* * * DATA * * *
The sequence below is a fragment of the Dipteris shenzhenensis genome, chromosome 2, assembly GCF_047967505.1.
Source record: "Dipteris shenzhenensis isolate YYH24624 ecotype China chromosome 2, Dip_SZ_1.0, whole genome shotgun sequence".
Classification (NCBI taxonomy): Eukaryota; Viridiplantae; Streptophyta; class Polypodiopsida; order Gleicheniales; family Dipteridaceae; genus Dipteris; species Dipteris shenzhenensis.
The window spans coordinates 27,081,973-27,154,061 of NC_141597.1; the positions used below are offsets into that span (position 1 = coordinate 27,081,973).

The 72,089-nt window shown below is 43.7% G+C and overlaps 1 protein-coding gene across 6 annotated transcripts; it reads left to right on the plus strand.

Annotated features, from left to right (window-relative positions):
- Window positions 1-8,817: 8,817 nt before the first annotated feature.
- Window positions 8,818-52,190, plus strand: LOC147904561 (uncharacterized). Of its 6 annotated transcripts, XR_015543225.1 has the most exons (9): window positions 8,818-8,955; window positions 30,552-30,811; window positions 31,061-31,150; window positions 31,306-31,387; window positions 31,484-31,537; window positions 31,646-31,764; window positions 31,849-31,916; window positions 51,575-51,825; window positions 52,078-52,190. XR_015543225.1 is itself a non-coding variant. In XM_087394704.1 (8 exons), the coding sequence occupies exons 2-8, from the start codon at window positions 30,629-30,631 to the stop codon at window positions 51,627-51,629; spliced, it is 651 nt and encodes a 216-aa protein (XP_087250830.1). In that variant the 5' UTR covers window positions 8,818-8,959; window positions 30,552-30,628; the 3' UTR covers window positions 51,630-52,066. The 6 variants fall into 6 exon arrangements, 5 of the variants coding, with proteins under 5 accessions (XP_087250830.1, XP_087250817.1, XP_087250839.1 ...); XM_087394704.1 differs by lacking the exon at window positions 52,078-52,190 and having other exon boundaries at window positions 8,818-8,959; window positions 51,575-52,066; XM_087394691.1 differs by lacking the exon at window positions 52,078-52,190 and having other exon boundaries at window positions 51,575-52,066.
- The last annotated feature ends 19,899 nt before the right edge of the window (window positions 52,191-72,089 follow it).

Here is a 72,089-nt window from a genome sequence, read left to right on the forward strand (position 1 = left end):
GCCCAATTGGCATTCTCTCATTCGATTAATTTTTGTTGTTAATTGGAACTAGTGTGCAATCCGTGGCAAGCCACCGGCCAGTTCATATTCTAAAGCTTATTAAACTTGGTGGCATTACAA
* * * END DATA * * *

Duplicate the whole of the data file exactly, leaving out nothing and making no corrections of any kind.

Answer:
The sequence below is a fragment of the Dipteris shenzhenensis genome, chromosome 2, assembly GCF_047967505.1.
Source record: "Dipteris shenzhenensis isolate YYH24624 ecotype China chromosome 2, Dip_SZ_1.0, whole genome shotgun sequence".
Classification (NCBI taxonomy): Eukaryota; Viridiplantae; Streptophyta; class Polypodiopsida; order Gleicheniales; family Dipteridaceae; genus Dipteris; species Dipteris shenzhenensis.
The window spans coordinates 27,081,973-27,154,061 of NC_141597.1; the positions used below are offsets into that span (position 1 = coordinate 27,081,973).

The 72,089-nt window shown below is 43.7% G+C and overlaps 1 protein-coding gene across 6 annotated transcripts; it reads left to right on the plus strand.

Annotated features, from left to right (window-relative positions):
- Window positions 1-8,817: 8,817 nt before the first annotated feature.
- Window positions 8,818-52,190, plus strand: LOC147904561 (uncharacterized). Of its 6 annotated transcripts, XR_015543225.1 has the most exons (9): window positions 8,818-8,955; window positions 30,552-30,811; window positions 31,061-31,150; window positions 31,306-31,387; window positions 31,484-31,537; window positions 31,646-31,764; window positions 31,849-31,916; window positions 51,575-51,825; window positions 52,078-52,190. XR_015543225.1 is itself a non-coding variant. In XM_087394704.1 (8 exons), the coding sequence occupies exons 2-8, from the start codon at window positions 30,629-30,631 to the stop codon at window positions 51,627-51,629; spliced, it is 651 nt and encodes a 216-aa protein (XP_087250830.1). In that variant the 5' UTR covers window positions 8,818-8,959; window positions 30,552-30,628; the 3' UTR covers window positions 51,630-52,066. The 6 variants fall into 6 exon arrangements, 5 of the variants coding, with proteins under 5 accessions (XP_087250830.1, XP_087250817.1, XP_087250839.1 ...); XM_087394704.1 differs by lacking the exon at window positions 52,078-52,190 and having other exon boundaries at window positions 8,818-8,959; window positions 51,575-52,066; XM_087394691.1 differs by lacking the exon at window positions 52,078-52,190 and having other exon boundaries at window positions 51,575-52,066.
- The last annotated feature ends 19,899 nt before the right edge of the window (window positions 52,191-72,089 follow it).

Here is a 72,089-nt window from a genome sequence, read left to right on the forward strand (position 1 = left end):
GCCCAATTGGCATTCTCTCATTCGATTAATTTTTGTTGTTAATTGGAACTAGTGTGCAATCCGTGGCAAGCCACCGGCCAGTTCATATTCTAAAGCTTATTAAACTTGGTGGCATTACAA